Connacht continued to hang onto the ball but progress was minimal and to be honest lateral in orientation for the most part. Griffin rescued his side after intercepting Andrew Conway’s inside pass in the Connacht 22, the Munster winger getting outside Healy and making 30 metres. Quinn Roux, he had an excellent opening 40-minutes as did Jarrad Butler and Cillian Gallagher in particular, forced a knock-on from Stander as Munster threatened again; it was the final action before the interval.

The game continued to be pockmarked by errors from both teams but Munster started to get more front-foot ball, their power beginning to take its toll as they cracnked up the intensity. Keatley tagged on a penalty on 50-minutes and a gorgeous grubber kick from the outhalf took a wicked bounce that deceived O’Halloran and allowed Conway to outmuscle the Connacht fullback to the touchdown.

It was sharp work from the Munster wing and Keatley’s conversion merely rubbed salt in the wound as the home side eased into a 20-6 lead heading into the final quarter. The Munster outhalf’s game management was a catalyst in his team’s change of fortunes, initially with his beautifully controlled wind-assisted kicking and then his running lines and vision.

He offered a great example of the latter in the build-up to a try from Keith Earls, drawing defenders on a mazy run before timing his offload to the supporting Conway perfectly; the latter fired a great cut out pass that allowed Earls an unencumbered run to the corner.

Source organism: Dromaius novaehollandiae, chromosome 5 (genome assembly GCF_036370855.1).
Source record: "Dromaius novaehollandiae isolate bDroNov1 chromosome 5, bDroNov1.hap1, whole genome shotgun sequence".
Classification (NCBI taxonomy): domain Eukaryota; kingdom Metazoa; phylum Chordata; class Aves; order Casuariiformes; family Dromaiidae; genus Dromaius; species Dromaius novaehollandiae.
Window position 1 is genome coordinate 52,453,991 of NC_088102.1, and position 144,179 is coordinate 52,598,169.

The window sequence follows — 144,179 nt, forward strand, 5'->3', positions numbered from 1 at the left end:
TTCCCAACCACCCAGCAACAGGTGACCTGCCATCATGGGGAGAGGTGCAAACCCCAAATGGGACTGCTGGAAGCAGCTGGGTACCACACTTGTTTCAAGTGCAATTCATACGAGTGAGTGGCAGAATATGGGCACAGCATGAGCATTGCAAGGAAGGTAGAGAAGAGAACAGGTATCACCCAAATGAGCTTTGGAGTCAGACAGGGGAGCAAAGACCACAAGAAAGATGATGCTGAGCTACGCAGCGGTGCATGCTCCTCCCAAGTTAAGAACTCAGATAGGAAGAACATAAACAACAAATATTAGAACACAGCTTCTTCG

Connacht’s night got a great deal worse when Roux flipped Earls over in a tackle with the Munster wing coming down on his shoulder/head. Referee David Wilkinson in consultation with the television match official Kevin Beggs decided on a yellow card but it could and probably should have been red; the duty of care rather than malice the issue.

The home side exacted maximum retribution within a couple of minutes, Murray forcing his way over from close range for the bonus point try, his side’s fourth. The only matter up for debate at this point was the final margin and that became bleaker for the visitors when Murray grabbed his second on 69 minutes. It was to be his last involvement.

Connacht’s consolation, and it will seem meagre given the effort they put in, was a reward for perseverance, hooker Tom McCartney crossing for a try in the corner after come excellent work from replacement scrumhalf James Mitchell. Craig Ronaldson kicked a fine conversion.

Munster though were worthy and deserving winners, bringing a greater game intelligence in using the conditions in the second half, epitomised by Keatley’s performance, as he maximised the work of his pack to create the game defining scores.

Scoring sequence

2 mins: Carty penalty, 0-3; 19: O’Shea try, Keatley conversion, 7-3; 24: Carty penalty, 7-6; 30: Keatley penalty, 10-6. Half-time: 10-6. 50: Keatley penalty, 13-6; 53: Conway try, Keatley conversion, 20-6; 59: Earls try, 25-6; 64: Murray try, Keatley conversion, 32-6; 69: Murray try, Keatley co version, 39-6; 77: McCartney try, Ronaldson conversion, 39-13.

Munster: S Zebo; A Conway, C Farrell, R Scannell, K Earls; I Keatley, C Murray; D Kilcoyne, R Marshall, J Ryan; J Kleyn, D O'Shea; J O'Donoghue, C Oliver, CJ Stander (capt). Replacements: J Cronin for Kilcoyne 51 mins; S Archer for J Ryan 51 mins; M Sherry for Marshall 60 mins; D Sweetnam for Zebo 60 mins; R Copeland for Kleyn 66 mins; B Johnston for Farrell 64 mins; D Williams for Murray 70 mins.

Connacht: T O'Halloran; N Adeolokun, E Griffin, P Ahki, M Healy; J Carty, C Blade; P McCabe, T McCartney, C Carey; Q Roux, J Cannon; C Gallagher, JButler, J Muldoon (capt). Replacements: G Thornbury for Cannon half-time; P Boyle for Muldoon 57 mins; F Bealham for Carey 57 mins; D Leader for Adeolokun 61 mins; J Mitchell for Blade 67 mins; C Ronaldson for Carty 67 mins; C O'Donnell for McCabe 75 mins.

Referee: D Wilkinson (IRFU)

Yellow card: Q Roux (Connacht) 62 mins.